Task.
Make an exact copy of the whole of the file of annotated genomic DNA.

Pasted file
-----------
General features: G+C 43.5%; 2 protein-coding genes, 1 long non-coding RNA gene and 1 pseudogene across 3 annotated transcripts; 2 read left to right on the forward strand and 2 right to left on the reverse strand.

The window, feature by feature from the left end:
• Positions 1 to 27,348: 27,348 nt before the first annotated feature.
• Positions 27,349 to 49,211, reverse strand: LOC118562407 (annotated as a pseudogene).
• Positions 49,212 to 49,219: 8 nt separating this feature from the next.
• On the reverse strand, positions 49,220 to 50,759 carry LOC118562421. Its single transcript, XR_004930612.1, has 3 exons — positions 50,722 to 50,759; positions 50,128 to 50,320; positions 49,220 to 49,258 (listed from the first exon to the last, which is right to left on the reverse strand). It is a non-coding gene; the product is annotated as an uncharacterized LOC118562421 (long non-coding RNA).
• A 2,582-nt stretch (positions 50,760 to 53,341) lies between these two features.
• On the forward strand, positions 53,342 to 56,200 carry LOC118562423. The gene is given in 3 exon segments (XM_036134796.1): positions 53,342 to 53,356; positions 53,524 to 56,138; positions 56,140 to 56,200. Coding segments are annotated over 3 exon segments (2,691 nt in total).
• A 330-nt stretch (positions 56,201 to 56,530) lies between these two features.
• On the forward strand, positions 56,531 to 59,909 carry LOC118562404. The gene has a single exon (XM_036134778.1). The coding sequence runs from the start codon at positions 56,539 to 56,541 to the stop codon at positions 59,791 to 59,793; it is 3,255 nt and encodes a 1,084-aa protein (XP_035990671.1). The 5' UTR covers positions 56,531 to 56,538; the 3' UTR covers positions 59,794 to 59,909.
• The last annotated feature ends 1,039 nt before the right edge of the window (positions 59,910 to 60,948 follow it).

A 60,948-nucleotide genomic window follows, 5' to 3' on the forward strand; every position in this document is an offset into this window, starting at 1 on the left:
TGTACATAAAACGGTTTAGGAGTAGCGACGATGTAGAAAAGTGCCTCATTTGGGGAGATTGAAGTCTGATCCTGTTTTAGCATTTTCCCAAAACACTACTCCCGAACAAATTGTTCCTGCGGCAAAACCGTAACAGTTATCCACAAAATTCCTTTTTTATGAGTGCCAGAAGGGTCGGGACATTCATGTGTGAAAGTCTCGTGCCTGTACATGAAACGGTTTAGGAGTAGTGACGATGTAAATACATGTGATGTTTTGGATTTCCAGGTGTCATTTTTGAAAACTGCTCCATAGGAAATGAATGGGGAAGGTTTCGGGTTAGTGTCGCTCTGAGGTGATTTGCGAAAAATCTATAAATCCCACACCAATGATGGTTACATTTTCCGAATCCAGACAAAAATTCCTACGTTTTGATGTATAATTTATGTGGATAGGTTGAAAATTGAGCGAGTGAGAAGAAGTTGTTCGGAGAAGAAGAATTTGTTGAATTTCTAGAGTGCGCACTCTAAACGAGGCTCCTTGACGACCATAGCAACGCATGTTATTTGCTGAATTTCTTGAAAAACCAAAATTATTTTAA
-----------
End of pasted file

General features: G+C 43.5%; 2 protein-coding genes, 1 long non-coding RNA gene and 1 pseudogene across 3 annotated transcripts; 2 read left to right on the forward strand and 2 right to left on the reverse strand.

The window, feature by feature from the left end:
• Positions 1 to 27,348: 27,348 nt before the first annotated feature.
• Positions 27,349 to 49,211, reverse strand: LOC118562407 (annotated as a pseudogene).
• Positions 49,212 to 49,219: 8 nt separating this feature from the next.
• On the reverse strand, positions 49,220 to 50,759 carry LOC118562421. Its single transcript, XR_004930612.1, has 3 exons — positions 50,722 to 50,759; positions 50,128 to 50,320; positions 49,220 to 49,258 (listed from the first exon to the last, which is right to left on the reverse strand). It is a non-coding gene; the product is annotated as an uncharacterized LOC118562421 (long non-coding RNA).
• A 2,582-nt stretch (positions 50,760 to 53,341) lies between these two features.
• On the forward strand, positions 53,342 to 56,200 carry LOC118562423. The gene is given in 3 exon segments (XM_036134796.1): positions 53,342 to 53,356; positions 53,524 to 56,138; positions 56,140 to 56,200. Coding segments are annotated over 3 exon segments (2,691 nt in total).
• A 330-nt stretch (positions 56,201 to 56,530) lies between these two features.
• On the forward strand, positions 56,531 to 59,909 carry LOC118562404. The gene has a single exon (XM_036134778.1). The coding sequence runs from the start codon at positions 56,539 to 56,541 to the stop codon at positions 59,791 to 59,793; it is 3,255 nt and encodes a 1,084-aa protein (XP_035990671.1). The 5' UTR covers positions 56,531 to 56,538; the 3' UTR covers positions 59,794 to 59,909.
• The last annotated feature ends 1,039 nt before the right edge of the window (positions 59,910 to 60,948 follow it).

A 60,948-nucleotide genomic window follows, 5' to 3' on the forward strand; every position in this document is an offset into this window, starting at 1 on the left:
TGTACATAAAACGGTTTAGGAGTAGCGACGATGTAGAAAAGTGCCTCATTTGGGGAGATTGAAGTCTGATCCTGTTTTAGCATTTTCCCAAAACACTACTCCCGAACAAATTGTTCCTGCGGCAAAACCGTAACAGTTATCCACAAAATTCCTTTTTTATGAGTGCCAGAAGGGTCGGGACATTCATGTGTGAAAGTCTCGTGCCTGTACATGAAACGGTTTAGGAGTAGTGACGATGTAAATACATGTGATGTTTTGGATTTCCAGGTGTCATTTTTGAAAACTGCTCCATAGGAAATGAATGGGGAAGGTTTCGGGTTAGTGTCGCTCTGAGGTGATTTGCGAAAAATCTATAAATCCCACACCAATGATGGTTACATTTTCCGAATCCAGACAAAAATTCCTACGTTTTGATGTATAATTTATGTGGATAGGTTGAAAATTGAGCGAGTGAGAAGAAGTTGTTCGGAGAAGAAGAATTTGTTGAATTTCTAGAGTGCGCACTCTAAACGAGGCTCCTTGACGACCATAGCAACGCATGTTATTTGCTGAATTTCTTGAAAAACCAAAATTATTTTAA